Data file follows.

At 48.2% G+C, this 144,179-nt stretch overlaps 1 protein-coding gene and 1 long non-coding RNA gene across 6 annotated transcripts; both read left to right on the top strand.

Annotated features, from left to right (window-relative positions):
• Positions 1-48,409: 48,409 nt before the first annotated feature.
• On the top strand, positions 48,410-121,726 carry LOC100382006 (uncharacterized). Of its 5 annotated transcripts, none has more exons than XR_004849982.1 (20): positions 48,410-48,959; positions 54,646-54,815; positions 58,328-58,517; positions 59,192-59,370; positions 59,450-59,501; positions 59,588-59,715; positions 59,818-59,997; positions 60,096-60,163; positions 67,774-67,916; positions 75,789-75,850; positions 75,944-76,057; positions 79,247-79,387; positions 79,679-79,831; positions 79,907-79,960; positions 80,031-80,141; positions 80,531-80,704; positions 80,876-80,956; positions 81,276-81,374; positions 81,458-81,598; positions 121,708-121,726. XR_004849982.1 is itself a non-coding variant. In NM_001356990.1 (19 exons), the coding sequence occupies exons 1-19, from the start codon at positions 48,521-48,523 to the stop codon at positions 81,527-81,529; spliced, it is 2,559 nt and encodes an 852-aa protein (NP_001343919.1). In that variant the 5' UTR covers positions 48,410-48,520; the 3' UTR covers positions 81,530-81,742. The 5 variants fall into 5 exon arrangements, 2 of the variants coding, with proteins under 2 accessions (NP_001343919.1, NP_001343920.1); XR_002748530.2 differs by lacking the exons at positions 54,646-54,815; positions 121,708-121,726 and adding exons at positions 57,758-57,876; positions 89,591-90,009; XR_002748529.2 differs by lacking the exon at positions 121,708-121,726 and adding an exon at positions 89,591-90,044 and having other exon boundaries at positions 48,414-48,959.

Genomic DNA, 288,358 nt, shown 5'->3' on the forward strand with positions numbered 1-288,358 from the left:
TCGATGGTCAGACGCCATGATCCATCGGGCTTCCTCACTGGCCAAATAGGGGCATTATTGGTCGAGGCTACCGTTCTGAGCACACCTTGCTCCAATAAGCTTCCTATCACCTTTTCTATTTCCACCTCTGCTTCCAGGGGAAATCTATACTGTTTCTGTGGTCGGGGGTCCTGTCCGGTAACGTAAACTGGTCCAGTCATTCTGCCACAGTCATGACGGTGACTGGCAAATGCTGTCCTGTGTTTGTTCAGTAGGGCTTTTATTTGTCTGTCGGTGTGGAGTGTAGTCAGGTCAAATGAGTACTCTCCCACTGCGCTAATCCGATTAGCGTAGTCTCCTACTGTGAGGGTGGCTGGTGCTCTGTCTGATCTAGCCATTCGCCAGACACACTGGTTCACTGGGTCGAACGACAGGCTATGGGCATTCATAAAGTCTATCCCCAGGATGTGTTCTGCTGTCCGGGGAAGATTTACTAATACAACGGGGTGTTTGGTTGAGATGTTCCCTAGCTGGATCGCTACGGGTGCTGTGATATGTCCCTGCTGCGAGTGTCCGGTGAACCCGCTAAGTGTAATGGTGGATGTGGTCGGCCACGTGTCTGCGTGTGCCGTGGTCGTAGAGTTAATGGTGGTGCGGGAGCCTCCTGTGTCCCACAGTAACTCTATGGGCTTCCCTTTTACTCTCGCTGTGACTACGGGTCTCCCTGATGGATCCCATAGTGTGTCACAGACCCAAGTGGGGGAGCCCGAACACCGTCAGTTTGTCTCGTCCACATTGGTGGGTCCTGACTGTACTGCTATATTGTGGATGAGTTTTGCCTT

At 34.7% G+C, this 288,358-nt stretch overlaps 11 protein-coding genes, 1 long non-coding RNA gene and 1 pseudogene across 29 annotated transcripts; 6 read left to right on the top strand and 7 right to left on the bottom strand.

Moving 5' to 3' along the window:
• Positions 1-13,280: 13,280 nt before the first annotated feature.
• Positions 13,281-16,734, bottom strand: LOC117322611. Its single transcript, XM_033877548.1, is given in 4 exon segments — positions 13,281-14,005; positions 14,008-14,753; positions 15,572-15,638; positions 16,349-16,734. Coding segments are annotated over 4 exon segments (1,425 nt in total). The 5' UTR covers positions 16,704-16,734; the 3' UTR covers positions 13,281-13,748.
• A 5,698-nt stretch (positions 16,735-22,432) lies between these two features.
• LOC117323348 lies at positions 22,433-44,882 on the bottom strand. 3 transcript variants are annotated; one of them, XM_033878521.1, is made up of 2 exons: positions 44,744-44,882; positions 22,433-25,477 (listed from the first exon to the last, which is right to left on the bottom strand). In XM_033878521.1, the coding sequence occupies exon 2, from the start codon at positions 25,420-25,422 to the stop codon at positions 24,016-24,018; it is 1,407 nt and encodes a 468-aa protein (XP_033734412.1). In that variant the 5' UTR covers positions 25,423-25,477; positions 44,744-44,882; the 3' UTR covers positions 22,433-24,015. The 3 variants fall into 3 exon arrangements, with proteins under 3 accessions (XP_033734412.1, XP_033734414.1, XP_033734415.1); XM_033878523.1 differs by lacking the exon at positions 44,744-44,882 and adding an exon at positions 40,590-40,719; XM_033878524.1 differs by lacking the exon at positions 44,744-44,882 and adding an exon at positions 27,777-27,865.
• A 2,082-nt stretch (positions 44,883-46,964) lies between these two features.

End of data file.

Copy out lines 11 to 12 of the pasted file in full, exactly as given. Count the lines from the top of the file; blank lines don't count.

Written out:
• A 5,698-nt stretch (positions 16,735-22,432) lies between these two features.
• LOC117323348 lies at positions 22,433-44,882 on the bottom strand. 3 transcript variants are annotated; one of them, XM_033878521.1, is made up of 2 exons: positions 44,744-44,882; positions 22,433-25,477 (listed from the first exon to the last, which is right to left on the bottom strand). In XM_033878521.1, the coding sequence occupies exon 2, from the start codon at positions 25,420-25,422 to the stop codon at positions 24,016-24,018; it is 1,407 nt and encodes a 468-aa protein (XP_033734412.1). In that variant the 5' UTR covers positions 25,423-25,477; positions 44,744-44,882; the 3' UTR covers positions 22,433-24,015. The 3 variants fall into 3 exon arrangements, with proteins under 3 accessions (XP_033734412.1, XP_033734414.1, XP_033734415.1); XM_033878523.1 differs by lacking the exon at positions 44,744-44,882 and adding an exon at positions 40,590-40,719; XM_033878524.1 differs by lacking the exon at positions 44,744-44,882 and adding an exon at positions 27,777-27,865.